What to Do Right Away If Your Dog Goes Missing, According to a Pet Expert

Kelli Bender
·3 min read

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April 23 is National Lost Dog Awareness Day. In a perfect world, no pets would go missing, but, unfortunately, 10 million pets are reported lost or stolen in the U.S. every year, according to Mars Petcare.

To help keep pets safe and owners reunite with their missing furry friends faster, Haylee Bergeland (CPDT-KA, CBCC-KA, RBT), Daily Paws' pet health and behavior editor, is offering her tips on what to do if your pet goes missing.

A great preventative measure to take to protect your pet from staying lost for long is getting them microchipped. This is a simple, safe, non-invasive procedure where a tiny microchip loaded with a pet owner's contact information is implanted under a pet's skin — often between the shoulder blades. This microchip, and the information it holds, can then be detected by a scanner used at vet offices and animal shelters, so if a missing pet gets picked up, their rescuers know where to return them.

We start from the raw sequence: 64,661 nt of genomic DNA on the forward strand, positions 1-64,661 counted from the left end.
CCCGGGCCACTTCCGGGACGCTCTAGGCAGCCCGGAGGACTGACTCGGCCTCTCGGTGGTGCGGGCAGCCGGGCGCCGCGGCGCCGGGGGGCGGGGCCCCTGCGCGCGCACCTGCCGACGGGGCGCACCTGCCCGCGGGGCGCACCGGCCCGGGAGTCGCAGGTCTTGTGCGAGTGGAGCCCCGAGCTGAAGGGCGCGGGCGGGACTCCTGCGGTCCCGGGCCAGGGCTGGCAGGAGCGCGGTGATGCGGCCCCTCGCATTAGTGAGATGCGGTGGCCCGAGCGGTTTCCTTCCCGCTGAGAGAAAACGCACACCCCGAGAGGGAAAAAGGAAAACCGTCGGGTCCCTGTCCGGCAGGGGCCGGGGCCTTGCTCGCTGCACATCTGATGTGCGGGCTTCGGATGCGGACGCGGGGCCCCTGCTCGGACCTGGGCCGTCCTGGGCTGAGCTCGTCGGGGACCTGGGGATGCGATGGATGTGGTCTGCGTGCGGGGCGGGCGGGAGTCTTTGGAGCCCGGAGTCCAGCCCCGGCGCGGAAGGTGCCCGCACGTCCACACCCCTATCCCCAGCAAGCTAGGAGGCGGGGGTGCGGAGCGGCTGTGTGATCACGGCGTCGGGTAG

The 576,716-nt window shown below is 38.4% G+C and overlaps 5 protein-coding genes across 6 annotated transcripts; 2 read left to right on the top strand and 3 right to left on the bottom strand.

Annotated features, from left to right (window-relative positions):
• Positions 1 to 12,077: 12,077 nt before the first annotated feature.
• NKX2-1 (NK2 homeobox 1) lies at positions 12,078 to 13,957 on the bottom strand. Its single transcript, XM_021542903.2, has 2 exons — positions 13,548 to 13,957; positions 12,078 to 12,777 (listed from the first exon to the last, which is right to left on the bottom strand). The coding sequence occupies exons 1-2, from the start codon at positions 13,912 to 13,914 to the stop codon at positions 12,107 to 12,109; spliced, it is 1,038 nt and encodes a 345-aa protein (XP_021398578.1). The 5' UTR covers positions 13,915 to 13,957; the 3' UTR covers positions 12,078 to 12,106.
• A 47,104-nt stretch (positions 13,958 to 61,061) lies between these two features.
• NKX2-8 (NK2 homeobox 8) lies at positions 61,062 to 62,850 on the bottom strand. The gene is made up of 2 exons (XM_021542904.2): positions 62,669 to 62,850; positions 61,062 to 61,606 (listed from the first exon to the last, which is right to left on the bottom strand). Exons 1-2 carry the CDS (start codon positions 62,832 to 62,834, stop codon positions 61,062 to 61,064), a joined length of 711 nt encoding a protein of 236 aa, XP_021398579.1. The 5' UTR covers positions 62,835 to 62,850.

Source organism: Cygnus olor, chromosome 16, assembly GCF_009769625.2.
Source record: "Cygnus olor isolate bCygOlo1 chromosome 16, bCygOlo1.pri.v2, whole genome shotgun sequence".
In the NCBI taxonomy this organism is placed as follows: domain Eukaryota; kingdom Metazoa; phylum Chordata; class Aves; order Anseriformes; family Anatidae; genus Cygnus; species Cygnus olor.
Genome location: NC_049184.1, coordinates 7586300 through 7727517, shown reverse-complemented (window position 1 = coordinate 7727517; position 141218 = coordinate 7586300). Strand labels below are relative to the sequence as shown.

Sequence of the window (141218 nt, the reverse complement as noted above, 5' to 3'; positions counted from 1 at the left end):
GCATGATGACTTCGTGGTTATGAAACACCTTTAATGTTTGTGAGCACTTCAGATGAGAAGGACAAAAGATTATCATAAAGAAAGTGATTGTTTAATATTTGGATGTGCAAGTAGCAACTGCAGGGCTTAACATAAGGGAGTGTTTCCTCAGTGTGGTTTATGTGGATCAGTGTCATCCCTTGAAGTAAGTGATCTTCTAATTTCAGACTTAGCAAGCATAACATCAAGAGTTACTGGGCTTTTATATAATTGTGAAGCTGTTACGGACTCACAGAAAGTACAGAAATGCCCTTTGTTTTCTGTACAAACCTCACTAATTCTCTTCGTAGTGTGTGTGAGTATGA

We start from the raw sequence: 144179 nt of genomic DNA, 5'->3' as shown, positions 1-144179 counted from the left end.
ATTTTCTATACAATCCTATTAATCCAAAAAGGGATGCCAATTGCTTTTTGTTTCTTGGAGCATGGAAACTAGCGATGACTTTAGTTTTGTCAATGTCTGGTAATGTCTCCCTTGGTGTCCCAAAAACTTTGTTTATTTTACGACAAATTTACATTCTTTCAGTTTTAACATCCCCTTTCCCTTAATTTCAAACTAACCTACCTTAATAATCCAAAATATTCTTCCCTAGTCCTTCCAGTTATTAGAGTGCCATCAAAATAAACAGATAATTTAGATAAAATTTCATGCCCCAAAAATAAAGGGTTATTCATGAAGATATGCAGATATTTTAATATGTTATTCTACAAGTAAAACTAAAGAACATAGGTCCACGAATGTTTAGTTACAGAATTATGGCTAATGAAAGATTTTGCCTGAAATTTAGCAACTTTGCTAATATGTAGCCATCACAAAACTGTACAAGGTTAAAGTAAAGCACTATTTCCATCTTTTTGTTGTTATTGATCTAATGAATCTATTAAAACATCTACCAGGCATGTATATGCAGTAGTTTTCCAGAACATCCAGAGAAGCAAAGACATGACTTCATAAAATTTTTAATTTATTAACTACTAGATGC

"Microchipping is the safest way to find and keep your pets," Bergeland tells PEOPLE.

Of course, pet owners don't want to sit around and wait for their pets to be found and returned to them by someone else. Bergeland also has tips for what to do immediately after realizing you don't know where your pet is.

"Go to the places your pet knows," Bergeland says of what owners should do.

It is common for animals that get lost to seek out familiar and comfortable places. Visit your pet's favorite parks, playdate spots, and homes outside of your own. While you are driving or walking around these locations, Bergeland recommends talking to neighbors and others in the area to see if they have recently spotted a pet that matches your missing animal's description. Even if these individuals haven't seen your pet, now they know to look out for them.

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It is also possible that Animal Control comes across your pet before you do or that a concerned animal lover might find your pet alone and bring them to a shelter. Call rescues and shelters local to you to see if they have received a pet that could be yours.

While you are out trying to locate your pet, Bergeland suggests having a friendly face stay at your home, in case your pet makes their way back while you are out.

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Taking all of these actions immediately after your pet goes missing can help you find your furry friend faster.

Additionally, this search isn't something you have to do alone. Familiarize yourself with sites like Paw Boost and local Facebook groups for lost and found pets. These resources can help you spread the word that your pet is missing, so others in your area can be on the lookout too.